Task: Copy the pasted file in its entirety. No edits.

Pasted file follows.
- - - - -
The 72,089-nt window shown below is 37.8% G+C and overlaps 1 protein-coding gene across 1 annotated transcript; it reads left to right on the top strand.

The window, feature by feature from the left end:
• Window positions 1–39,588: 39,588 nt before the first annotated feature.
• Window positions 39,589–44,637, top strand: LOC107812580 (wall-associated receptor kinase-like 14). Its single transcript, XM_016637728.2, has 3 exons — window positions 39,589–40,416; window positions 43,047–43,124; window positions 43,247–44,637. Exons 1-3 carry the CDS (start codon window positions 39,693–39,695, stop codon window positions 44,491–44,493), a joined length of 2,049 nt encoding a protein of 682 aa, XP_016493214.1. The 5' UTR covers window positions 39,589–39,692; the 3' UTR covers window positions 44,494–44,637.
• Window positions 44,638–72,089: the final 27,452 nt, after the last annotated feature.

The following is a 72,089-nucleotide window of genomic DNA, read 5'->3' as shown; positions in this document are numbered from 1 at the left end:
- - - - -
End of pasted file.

The 72,089-nt window shown below is 37.8% G+C and overlaps 1 protein-coding gene across 1 annotated transcript; it reads left to right on the top strand.

The window, feature by feature from the left end:
• Window positions 1–39,588: 39,588 nt before the first annotated feature.
• Window positions 39,589–44,637, top strand: LOC107812580 (wall-associated receptor kinase-like 14). Its single transcript, XM_016637728.2, has 3 exons — window positions 39,589–40,416; window positions 43,047–43,124; window positions 43,247–44,637. Exons 1-3 carry the CDS (start codon window positions 39,693–39,695, stop codon window positions 44,491–44,493), a joined length of 2,049 nt encoding a protein of 682 aa, XP_016493214.1. The 5' UTR covers window positions 39,589–39,692; the 3' UTR covers window positions 44,494–44,637.
• Window positions 44,638–72,089: the final 27,452 nt, after the last annotated feature.

The following is a 72,089-nucleotide window of genomic DNA, read 5'->3' as shown; positions in this document are numbered from 1 at the left end: